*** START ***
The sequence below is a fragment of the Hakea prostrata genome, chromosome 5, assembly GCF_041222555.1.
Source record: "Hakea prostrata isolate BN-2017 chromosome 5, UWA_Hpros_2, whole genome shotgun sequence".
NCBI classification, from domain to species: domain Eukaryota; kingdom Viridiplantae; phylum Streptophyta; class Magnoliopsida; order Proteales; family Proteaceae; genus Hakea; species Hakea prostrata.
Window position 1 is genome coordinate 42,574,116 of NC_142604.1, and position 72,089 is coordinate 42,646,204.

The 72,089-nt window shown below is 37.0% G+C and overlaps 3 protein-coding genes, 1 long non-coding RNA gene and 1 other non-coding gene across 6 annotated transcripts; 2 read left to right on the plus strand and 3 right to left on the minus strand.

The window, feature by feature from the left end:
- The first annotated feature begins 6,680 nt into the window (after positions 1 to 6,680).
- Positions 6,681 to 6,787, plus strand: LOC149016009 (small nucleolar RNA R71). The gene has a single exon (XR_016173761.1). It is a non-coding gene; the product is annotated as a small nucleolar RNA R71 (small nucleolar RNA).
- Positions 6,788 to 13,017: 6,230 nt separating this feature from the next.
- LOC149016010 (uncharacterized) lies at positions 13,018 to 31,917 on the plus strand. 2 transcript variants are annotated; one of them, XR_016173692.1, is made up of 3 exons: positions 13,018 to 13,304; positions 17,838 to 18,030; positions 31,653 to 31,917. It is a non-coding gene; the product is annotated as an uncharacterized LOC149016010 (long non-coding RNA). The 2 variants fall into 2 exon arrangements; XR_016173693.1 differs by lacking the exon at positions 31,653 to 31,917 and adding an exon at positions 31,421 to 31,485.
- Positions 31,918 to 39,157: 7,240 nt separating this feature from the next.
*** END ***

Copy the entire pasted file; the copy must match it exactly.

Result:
The sequence below is a fragment of the Hakea prostrata genome, chromosome 5, assembly GCF_041222555.1.
Source record: "Hakea prostrata isolate BN-2017 chromosome 5, UWA_Hpros_2, whole genome shotgun sequence".
NCBI classification, from domain to species: domain Eukaryota; kingdom Viridiplantae; phylum Streptophyta; class Magnoliopsida; order Proteales; family Proteaceae; genus Hakea; species Hakea prostrata.
Window position 1 is genome coordinate 42,574,116 of NC_142604.1, and position 72,089 is coordinate 42,646,204.

The 72,089-nt window shown below is 37.0% G+C and overlaps 3 protein-coding genes, 1 long non-coding RNA gene and 1 other non-coding gene across 6 annotated transcripts; 2 read left to right on the plus strand and 3 right to left on the minus strand.

The window, feature by feature from the left end:
- The first annotated feature begins 6,680 nt into the window (after positions 1 to 6,680).
- Positions 6,681 to 6,787, plus strand: LOC149016009 (small nucleolar RNA R71). The gene has a single exon (XR_016173761.1). It is a non-coding gene; the product is annotated as a small nucleolar RNA R71 (small nucleolar RNA).
- Positions 6,788 to 13,017: 6,230 nt separating this feature from the next.
- LOC149016010 (uncharacterized) lies at positions 13,018 to 31,917 on the plus strand. 2 transcript variants are annotated; one of them, XR_016173692.1, is made up of 3 exons: positions 13,018 to 13,304; positions 17,838 to 18,030; positions 31,653 to 31,917. It is a non-coding gene; the product is annotated as an uncharacterized LOC149016010 (long non-coding RNA). The 2 variants fall into 2 exon arrangements; XR_016173693.1 differs by lacking the exon at positions 31,653 to 31,917 and adding an exon at positions 31,421 to 31,485.
- Positions 31,918 to 39,157: 7,240 nt separating this feature from the next.